New knowledge regarding Clinical Value of Human SpiritualityChaplain Nikki Kleinberg, M. Div., BCC Oct 25, 2022
This summer a landmark article in the field of Spirituality and Health literature was published in a prestigious medical journal with large readership, JAMA. As a Spiritual Care Subspecialist (Chaplain) in a high-volume Level I trauma center and tertiary care hospital, my thoughts and feelings are stirred by such high-quality evidence for the clinical value of human spirituality, and I wonder how institutions might apply such evidence to standard practice.
Quality spiritual care is a distinction of many hospital systems, for which recognition might be awarded. But fresh from the buzz of my hospital’s triennial survey by The Joint Commission, I wonder, how might the findings in “Spirituality in Serious Illness and Health” (JAMA, July 12, 2022) influence accountability to the quality and safety standards of The Joint Commission (TJC), Centers for Medicare & Medicaid Services (CMS), and other healthcare groups, and more deeply involve the field of chaplaincy with its various accreditation and professional organizations.
Surveyors from TJC recently visited my hospital and reviewed patient charts, interacted with staff, observed units, and facilitated other methods to measure quality and safety within our dynamic and complex multicultural healthcare institution.
I didn’t see much of them from my position as a chaplain, though TJC’s Accreditation Manual for Hospitals refers to spirituality, religion, beliefs and cultural diversity in general terms regarding: respect and protection of patient rights, psychosocial services for substance abuse and emotional/behavioral disorders, dietary restrictions, end of life care, patient learning and communication needs assessment, organ and tissue donation, cultural sensitivity trainings for staff, and respect for beliefs in leadership that reflect an institution’s culture of respect.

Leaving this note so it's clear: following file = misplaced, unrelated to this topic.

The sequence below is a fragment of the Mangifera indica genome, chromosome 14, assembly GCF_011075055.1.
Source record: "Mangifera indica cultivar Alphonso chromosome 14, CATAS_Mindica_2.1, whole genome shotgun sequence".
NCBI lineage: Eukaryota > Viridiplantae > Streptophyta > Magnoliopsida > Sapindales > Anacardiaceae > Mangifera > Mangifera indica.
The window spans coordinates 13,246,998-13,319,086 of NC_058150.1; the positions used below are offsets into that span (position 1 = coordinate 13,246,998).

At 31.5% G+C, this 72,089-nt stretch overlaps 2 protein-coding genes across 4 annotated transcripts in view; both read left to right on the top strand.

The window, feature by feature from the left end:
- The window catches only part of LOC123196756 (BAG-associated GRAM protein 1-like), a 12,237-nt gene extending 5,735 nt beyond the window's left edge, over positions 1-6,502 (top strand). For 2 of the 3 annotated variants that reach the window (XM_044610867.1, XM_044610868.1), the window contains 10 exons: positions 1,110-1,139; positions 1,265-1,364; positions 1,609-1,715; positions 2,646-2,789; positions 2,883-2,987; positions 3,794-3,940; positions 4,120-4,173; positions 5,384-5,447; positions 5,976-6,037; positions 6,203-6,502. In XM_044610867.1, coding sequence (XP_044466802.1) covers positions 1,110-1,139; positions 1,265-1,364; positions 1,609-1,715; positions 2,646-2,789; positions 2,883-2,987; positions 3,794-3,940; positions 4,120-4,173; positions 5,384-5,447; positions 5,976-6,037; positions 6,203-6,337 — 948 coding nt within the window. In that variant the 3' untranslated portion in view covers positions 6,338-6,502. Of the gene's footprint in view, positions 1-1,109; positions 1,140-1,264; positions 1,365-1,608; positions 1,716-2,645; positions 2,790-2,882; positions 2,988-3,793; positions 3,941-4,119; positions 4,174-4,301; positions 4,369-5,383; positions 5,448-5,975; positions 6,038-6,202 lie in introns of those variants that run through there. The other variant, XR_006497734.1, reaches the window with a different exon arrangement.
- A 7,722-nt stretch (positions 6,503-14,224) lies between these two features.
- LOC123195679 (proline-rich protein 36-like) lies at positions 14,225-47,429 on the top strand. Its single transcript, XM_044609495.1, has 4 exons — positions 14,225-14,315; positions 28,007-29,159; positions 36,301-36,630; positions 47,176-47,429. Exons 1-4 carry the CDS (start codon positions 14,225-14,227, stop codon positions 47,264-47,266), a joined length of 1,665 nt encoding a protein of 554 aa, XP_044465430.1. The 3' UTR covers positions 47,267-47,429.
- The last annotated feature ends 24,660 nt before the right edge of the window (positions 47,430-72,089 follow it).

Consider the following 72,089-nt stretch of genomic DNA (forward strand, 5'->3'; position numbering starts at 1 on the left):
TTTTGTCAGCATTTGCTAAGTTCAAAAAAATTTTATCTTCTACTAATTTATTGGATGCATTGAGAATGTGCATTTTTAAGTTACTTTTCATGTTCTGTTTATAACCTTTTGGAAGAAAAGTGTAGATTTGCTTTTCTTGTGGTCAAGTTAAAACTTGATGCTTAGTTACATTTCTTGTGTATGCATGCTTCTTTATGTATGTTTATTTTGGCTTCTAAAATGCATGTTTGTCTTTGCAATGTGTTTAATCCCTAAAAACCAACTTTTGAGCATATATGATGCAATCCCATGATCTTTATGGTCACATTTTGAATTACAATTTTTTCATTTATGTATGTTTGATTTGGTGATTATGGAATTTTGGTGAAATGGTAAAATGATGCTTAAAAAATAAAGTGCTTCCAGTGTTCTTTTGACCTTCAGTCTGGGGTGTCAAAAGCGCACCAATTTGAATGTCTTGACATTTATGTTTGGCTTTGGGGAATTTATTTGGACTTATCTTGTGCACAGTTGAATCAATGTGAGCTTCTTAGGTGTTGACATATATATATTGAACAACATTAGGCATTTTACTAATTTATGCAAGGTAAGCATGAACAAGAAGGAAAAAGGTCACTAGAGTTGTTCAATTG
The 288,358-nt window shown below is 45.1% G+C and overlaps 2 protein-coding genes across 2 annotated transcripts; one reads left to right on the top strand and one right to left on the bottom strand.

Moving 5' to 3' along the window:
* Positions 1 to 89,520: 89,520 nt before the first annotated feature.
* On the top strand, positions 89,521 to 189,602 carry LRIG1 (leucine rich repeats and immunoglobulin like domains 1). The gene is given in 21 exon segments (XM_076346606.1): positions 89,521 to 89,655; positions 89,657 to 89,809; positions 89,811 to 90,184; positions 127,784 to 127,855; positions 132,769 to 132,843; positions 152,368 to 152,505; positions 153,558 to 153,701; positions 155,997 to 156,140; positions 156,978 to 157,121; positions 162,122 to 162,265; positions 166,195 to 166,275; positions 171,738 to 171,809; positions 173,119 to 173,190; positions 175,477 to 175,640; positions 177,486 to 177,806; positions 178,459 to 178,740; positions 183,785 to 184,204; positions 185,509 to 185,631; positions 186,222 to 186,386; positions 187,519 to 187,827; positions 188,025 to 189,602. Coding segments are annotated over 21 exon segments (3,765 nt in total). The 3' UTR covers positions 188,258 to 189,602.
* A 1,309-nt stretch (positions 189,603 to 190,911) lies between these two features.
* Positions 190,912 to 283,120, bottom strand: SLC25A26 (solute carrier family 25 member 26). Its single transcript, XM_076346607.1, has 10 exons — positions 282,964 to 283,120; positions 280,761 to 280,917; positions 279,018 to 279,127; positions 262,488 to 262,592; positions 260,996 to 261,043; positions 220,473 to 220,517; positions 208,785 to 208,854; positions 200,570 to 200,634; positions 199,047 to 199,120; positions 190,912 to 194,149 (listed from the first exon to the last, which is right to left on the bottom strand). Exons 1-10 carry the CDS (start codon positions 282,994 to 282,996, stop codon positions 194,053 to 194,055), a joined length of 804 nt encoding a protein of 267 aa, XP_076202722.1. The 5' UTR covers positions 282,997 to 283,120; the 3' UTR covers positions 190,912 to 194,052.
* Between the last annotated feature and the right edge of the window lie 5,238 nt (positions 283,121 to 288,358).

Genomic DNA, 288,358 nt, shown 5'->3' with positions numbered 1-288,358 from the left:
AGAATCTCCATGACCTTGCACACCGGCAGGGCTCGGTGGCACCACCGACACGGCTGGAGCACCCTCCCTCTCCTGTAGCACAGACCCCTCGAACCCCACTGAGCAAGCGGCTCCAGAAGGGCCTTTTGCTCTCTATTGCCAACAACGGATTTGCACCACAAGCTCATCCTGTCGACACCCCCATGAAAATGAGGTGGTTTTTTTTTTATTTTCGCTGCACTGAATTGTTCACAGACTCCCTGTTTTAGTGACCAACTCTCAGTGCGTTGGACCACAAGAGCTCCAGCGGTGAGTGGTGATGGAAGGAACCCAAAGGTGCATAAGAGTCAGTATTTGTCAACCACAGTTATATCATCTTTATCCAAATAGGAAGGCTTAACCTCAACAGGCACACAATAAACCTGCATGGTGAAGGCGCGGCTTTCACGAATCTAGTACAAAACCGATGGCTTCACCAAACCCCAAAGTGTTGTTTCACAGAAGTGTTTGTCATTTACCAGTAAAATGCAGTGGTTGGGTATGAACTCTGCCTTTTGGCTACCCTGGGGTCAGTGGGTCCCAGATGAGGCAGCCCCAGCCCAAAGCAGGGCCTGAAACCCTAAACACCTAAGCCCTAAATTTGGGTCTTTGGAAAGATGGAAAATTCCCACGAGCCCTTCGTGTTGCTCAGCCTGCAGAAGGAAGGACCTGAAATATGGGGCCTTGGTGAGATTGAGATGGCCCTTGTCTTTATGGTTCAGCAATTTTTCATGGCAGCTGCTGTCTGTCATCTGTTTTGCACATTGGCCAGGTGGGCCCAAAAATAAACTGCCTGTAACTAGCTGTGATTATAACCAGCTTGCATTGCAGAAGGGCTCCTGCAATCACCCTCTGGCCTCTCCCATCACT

At present, TJC surveyors generally seek to determine only whether there is some attention to spirituality/religion, but beyond that there is little in the way of assessing the quality and substance of what an institution does that could affect patient rights and outcomes.
However, this article offers enough high-quality evidence to suggest a well-founded and systematic strategy for patient care and outcomes in serious illness, including objective standards for the assessment and provision of spiritual care.
As many care providers from different disciplines consider the implications of this study, I wonder how accountability for spiritual care standards from TJC and others might affect implementation and evolution of spiritual care by generalists and specialists for a variety of cultural and clinical settings.
In tandem or alternatively, we can consider how seriously interacting with spirituality as a determinant of health could inspire creative work that earns prestigious recognition, such as the AMA Foundation’s Excellence in Medicine Awards, Best Hospitals “Honor Roll,” or EM:RAP Challenge Coins.
Evidence-based priorities are competing for resources within health care and beg the question: what are the drivers that improve our institutions? An accountability metric makes people pay attention, and so does competition.
Balboni, T. A., VanderWeele, T. J., Doan-Soares, S. D., Long, K. N. G., Ferrell, B. R., Fitchett, G., Koenig, H. G., Bain, P. A., Puchalski, C., Steinhauser, K. E., Sulmasy, D. P. and Koh, H. K. "Spirituality in serious illness and health." JAMA 328, no. 2 (July 12, 2022): 184-197.